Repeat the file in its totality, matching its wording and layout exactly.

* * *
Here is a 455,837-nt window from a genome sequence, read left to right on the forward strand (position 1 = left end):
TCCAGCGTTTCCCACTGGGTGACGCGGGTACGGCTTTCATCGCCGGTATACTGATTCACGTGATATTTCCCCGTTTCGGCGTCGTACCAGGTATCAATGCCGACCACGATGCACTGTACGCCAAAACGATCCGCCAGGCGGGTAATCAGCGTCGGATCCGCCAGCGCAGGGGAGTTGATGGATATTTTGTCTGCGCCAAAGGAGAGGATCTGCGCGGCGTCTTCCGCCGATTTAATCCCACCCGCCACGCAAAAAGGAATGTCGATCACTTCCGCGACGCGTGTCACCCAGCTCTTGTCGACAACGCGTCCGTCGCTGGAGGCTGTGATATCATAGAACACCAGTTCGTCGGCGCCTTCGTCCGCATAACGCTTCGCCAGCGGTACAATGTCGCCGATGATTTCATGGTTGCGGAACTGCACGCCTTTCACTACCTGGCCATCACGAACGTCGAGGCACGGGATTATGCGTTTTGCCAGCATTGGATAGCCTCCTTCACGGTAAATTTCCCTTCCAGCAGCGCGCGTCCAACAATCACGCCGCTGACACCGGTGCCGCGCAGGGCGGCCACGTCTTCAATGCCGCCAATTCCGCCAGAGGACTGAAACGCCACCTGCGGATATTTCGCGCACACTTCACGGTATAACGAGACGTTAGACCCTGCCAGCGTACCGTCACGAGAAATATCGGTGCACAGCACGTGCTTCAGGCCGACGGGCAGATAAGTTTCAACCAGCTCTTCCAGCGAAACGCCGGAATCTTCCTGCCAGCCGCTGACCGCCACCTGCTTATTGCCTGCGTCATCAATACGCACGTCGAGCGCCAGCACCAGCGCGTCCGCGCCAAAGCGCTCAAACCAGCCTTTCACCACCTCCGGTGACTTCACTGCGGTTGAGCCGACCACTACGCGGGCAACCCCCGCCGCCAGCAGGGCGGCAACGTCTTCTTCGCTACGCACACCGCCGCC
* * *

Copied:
Here is a 455,837-nt window from a genome sequence, read left to right on the forward strand (position 1 = left end):
TCCAGCGTTTCCCACTGGGTGACGCGGGTACGGCTTTCATCGCCGGTATACTGATTCACGTGATATTTCCCCGTTTCGGCGTCGTACCAGGTATCAATGCCGACCACGATGCACTGTACGCCAAAACGATCCGCCAGGCGGGTAATCAGCGTCGGATCCGCCAGCGCAGGGGAGTTGATGGATATTTTGTCTGCGCCAAAGGAGAGGATCTGCGCGGCGTCTTCCGCCGATTTAATCCCACCCGCCACGCAAAAAGGAATGTCGATCACTTCCGCGACGCGTGTCACCCAGCTCTTGTCGACAACGCGTCCGTCGCTGGAGGCTGTGATATCATAGAACACCAGTTCGTCGGCGCCTTCGTCCGCATAACGCTTCGCCAGCGGTACAATGTCGCCGATGATTTCATGGTTGCGGAACTGCACGCCTTTCACTACCTGGCCATCACGAACGTCGAGGCACGGGATTATGCGTTTTGCCAGCATTGGATAGCCTCCTTCACGGTAAATTTCCCTTCCAGCAGCGCGCGTCCAACAATCACGCCGCTGACACCGGTGCCGCGCAGGGCGGCCACGTCTTCAATGCCGCCAATTCCGCCAGAGGACTGAAACGCCACCTGCGGATATTTCGCGCACACTTCACGGTATAACGAGACGTTAGACCCTGCCAGCGTACCGTCACGAGAAATATCGGTGCACAGCACGTGCTTCAGGCCGACGGGCAGATAAGTTTCAACCAGCTCTTCCAGCGAAACGCCGGAATCTTCCTGCCAGCCGCTGACCGCCACCTGCTTATTGCCTGCGTCATCAATACGCACGTCGAGCGCCAGCACCAGCGCGTCCGCGCCAAAGCGCTCAAACCAGCCTTTCACCACCTCCGGTGACTTCACTGCGGTTGAGCCGACCACTACGCGGGCAACCCCCGCCGCCAGCAGGGCGGCAACGTCTTCTTCGCTACGCACACCGCCGCC